Alice Preyear Mobley was charged with several counts of conspiracy and preparing/filing false tax returns, mortgage fraud and wire fraud after a federal grand jury indicted her for the crimes in April.
It was reported this week that Mobley, along with her attorney, had met with federal prosecutors and U.S. Magistrate Judge Bert W. Milling Jr., in a pretrial hearing. Following that hearing, Milling had instructed attorneys in the case to file a written plea agreement with the court last week. Attorneys and Mobley were further instructed to notify the court if Mobley reconsidered entering a guilty plea. Repeated phone calls to the clerk of the court in Mobile were not returned as of press time.
The indictment came nearly a year after an Atmore tax service location owned by the suspect was raided by federal and Internal Revenue Service agents.
Mobley, who previously owned Preyear Tax and Check Cashing, LLC., faces the charges that have placed her future in jeopardy. Offices in Atmore and Thomasville, as well as one in Mississippi and Texas, were all owned by Mobley.
The raid last March was conducted by federal agents with assistance from officers with the Atmore Police Department and agents with the Internal Revenue Service surrounded Preyear’s Tax Service and Check Cashing LLC and served a federal search warrant. The business was located at the corner of North Main and East Ridgeley streets near downtown Atmore.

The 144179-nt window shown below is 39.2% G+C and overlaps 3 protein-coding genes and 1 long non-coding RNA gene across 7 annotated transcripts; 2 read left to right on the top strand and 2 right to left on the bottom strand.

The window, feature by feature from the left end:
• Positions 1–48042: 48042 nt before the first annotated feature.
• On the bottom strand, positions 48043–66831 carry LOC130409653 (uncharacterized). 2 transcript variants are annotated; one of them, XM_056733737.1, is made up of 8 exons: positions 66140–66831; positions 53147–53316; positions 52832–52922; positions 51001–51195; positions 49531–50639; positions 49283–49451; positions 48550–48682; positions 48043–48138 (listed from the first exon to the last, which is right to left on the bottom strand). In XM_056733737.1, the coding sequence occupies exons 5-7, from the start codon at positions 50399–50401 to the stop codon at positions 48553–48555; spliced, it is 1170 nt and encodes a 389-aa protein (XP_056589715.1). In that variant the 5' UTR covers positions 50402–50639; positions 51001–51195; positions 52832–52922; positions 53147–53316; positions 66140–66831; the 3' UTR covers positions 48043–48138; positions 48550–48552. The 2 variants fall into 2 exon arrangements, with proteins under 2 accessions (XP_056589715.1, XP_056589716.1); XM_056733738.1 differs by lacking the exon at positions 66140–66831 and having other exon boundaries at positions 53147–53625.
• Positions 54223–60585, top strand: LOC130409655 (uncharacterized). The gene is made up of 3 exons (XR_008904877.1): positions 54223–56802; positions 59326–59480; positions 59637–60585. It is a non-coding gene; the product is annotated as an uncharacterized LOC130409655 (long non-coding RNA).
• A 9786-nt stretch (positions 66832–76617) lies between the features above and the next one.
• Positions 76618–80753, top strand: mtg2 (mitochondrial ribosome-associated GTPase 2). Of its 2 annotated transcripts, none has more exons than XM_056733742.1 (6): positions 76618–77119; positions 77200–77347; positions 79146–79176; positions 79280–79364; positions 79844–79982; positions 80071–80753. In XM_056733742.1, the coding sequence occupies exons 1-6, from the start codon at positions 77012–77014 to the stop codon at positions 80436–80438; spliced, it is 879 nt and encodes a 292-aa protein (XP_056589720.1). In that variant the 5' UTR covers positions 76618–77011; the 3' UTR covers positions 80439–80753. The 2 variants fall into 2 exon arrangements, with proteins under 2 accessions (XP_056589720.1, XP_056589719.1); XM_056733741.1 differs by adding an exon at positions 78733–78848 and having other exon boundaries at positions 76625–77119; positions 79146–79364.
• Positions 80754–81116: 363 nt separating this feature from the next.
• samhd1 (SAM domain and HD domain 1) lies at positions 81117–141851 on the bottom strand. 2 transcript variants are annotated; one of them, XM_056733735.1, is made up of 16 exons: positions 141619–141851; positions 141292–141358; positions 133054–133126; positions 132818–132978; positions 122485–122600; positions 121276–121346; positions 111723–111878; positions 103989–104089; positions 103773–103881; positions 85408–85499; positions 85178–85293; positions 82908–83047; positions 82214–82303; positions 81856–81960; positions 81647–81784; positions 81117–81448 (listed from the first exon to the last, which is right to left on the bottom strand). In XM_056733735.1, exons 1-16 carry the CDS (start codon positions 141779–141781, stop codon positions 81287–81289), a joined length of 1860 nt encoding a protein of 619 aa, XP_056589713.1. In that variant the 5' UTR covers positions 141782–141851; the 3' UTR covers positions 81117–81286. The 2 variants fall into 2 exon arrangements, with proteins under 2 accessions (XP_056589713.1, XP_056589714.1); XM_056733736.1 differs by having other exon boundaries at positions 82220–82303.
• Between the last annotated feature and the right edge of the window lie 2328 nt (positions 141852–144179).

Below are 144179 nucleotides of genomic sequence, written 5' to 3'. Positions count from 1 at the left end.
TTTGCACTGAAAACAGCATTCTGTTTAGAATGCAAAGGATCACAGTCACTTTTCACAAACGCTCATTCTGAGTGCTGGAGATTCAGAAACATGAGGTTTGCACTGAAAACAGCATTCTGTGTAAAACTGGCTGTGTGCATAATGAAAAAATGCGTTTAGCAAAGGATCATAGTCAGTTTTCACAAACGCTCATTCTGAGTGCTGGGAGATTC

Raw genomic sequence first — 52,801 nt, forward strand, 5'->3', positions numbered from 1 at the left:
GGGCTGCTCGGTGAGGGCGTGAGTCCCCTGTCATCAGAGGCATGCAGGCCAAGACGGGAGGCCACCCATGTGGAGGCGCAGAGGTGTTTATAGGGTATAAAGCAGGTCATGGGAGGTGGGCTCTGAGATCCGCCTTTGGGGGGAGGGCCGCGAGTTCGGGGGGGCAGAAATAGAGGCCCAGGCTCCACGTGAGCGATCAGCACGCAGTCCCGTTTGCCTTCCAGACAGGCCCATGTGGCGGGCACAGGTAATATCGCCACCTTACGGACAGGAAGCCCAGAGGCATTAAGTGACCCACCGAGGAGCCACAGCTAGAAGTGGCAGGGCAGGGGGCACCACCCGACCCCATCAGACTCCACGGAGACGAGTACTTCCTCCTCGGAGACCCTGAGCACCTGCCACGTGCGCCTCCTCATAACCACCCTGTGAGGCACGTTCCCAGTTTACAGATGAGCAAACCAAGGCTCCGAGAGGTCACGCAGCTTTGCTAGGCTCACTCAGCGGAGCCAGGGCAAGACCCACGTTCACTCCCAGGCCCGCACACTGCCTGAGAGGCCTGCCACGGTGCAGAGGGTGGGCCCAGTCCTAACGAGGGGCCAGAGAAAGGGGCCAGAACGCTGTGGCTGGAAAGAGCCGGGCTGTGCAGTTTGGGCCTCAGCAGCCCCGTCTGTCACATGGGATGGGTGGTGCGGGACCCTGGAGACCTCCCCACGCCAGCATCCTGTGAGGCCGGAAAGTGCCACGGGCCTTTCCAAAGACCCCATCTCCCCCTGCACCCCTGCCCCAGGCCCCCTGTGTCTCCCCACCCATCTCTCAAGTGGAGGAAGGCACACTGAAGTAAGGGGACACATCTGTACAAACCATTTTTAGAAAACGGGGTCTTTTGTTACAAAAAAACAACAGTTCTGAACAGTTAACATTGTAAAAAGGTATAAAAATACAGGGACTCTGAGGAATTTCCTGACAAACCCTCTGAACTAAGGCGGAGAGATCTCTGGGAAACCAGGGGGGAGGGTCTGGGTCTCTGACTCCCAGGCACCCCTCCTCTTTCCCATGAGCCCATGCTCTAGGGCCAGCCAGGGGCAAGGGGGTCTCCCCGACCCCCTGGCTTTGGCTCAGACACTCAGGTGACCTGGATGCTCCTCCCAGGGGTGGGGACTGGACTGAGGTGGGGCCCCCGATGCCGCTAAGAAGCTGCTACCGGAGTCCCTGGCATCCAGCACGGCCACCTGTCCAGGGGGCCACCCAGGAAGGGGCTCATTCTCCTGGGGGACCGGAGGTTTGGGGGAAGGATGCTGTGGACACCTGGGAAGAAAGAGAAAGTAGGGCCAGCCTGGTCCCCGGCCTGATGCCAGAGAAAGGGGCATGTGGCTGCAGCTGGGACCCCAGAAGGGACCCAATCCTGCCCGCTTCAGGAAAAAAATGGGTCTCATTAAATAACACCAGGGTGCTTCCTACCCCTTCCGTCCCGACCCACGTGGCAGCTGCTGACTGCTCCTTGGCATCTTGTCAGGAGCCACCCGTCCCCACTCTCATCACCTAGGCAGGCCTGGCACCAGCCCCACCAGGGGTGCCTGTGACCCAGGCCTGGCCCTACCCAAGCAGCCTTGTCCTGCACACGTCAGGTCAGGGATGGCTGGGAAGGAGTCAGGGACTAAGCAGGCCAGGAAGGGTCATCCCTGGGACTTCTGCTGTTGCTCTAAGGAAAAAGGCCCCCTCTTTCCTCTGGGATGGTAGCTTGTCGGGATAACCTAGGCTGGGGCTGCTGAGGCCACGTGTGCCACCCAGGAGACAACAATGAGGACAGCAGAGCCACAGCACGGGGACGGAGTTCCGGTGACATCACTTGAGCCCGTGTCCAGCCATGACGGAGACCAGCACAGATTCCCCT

During their raid, agents removed boxes of documents presumed to be paperwork filed by the Ridgeley Street business, as well as, computers and other equipment, all of which was placed in government vehicles for transport. At least one vehicle was also searched during the raid.
The indictment was filed in the Southern District of Alabama by the Federal Grand Jury and came after evidence was submitted in the case. The case was investigated by agents of the Mobile office of the Federal Bureau of Investigation; Criminal Investigation; Internal Revenue Service, the Office of Inspector General of the Department of Housing and Urban Development; and the 35th Judicial Circuit Task Force in Monroeville. Assistant U.S. Attorneys Gregory Bordenkircher and Charles Baer on behalf of the United States Attorney’s Office for the Southern District of Alabama were set to prosecute the case.
Tax returns involved in the investigation totaled about $68 million in tax refunds, which were issued based on earned income credit and other tax credits on the returns. In the investigation report, Mobley and her business used a variety of fraudulent schemes involving the sale and misuse of the identity of dependents in their preparation of returns. The investigation also revealed information that alleges Mobley prepared federal income tax returns falsely claimed dependents to which the taxpayer’s were not entitled. The information may have been with or without her permission of the person supporting a dependent and entitled to claim that dependent on their tax return, and with or without the permission and knowledge of the person in whose name the tax return was filed. These actions are believed to have allowed the return to falsely claim deductions for dependents, earned income credits, child and dependent care credits and education credits.
Mobley faces up to 30 years in prison plus fines up to $250,000 in connection with the charges against he